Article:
The Third Sunday in Advent – Revised Series B
Old Testament Lesson: Isaiah 61:1-3,10,11 – God’s Servant Anointed
1The Spirit of the Lord God is upon me, because the Lord has anointed me to preach good news to the afflicted. He sent me to bind up the brokenhearted, to proclaim freedom for the captives and release for those who are bound, 2to proclaim the year of the Lord’s favor and the day of vengeance for our God, to comfort all who mourn, 3to provide for those who mourn in Zion, to give them a crown of beauty instead of ashes, the oil of joy instead of mourning, a cloak of praise instead of a faint spirit, so that they will be called oaks of righteousness, a planting of the Lord to display his beauty.
10I will rejoice greatly in the Lord. My soul will celebrate because of my God, for he has clothed me in garments of salvation. With a robe of righteousness he covered me, like a bridegroom who wears a beautiful headdress like a priest, and like a bride who adorns herself with her jewelry. 11For as the earth produces growth, and as a garden causes what has been sown to sprout up, so God the Lord will cause righteousness and praise to sprout up in the presence of all the nations.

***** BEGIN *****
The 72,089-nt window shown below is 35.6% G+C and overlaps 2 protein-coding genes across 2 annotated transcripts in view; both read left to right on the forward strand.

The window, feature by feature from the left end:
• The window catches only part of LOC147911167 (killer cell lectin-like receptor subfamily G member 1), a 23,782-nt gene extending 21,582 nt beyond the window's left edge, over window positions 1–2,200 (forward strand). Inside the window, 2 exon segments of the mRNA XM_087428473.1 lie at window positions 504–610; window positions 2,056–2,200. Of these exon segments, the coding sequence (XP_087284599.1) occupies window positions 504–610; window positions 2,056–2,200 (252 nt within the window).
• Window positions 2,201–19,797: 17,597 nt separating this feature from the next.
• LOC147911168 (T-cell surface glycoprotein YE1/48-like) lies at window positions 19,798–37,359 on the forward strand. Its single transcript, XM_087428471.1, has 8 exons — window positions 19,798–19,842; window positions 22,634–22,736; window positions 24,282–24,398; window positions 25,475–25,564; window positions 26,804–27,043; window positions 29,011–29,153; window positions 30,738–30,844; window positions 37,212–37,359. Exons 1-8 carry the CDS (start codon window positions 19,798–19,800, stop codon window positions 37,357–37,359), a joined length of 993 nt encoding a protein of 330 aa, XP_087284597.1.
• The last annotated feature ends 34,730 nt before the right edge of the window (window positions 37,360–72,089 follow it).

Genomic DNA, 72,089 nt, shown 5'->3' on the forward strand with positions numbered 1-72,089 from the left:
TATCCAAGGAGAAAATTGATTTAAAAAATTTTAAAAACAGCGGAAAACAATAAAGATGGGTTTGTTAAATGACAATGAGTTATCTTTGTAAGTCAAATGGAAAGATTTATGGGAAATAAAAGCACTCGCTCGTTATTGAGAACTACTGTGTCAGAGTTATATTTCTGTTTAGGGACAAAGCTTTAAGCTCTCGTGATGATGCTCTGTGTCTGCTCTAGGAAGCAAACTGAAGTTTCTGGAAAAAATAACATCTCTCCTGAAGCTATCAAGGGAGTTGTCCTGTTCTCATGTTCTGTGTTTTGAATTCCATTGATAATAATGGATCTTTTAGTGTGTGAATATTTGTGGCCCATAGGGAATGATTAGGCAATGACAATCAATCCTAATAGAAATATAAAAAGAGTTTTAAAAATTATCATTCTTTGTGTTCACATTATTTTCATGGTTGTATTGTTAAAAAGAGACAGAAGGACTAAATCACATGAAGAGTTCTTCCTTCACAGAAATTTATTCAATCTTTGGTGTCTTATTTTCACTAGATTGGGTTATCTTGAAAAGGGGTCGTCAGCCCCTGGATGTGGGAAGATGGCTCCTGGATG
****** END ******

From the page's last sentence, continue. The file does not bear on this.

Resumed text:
Epistle Lesson: 1 Thessalonians 5:16-24 – Paul’s Closing Exhortations
16Rejoice always. 17Pray without ceasing. 18In everything give thanks. For this is God’s will for you in Christ Jesus. 19Do not extinguish the Spirit. 20Do not treat prophecies with contempt. 21But test everything. Hold on to the good. 22Keep away from every kind of evil.
23May the God of peace himself sanctify you completely, and may your whole spirit, soul, and body be kept blameless at the coming of our Lord Jesus Christ. 24The one who calls you is faithful, and he will do it.
Gospel Lesson: John 1:6-8,19-28 – John Points to the Lamb of God
6There was a man, sent from God, whose name was John. 7He came as an eyewitness to testify about the light so that everyone would believe through him. 8He was not the light, but he came to testify about the light.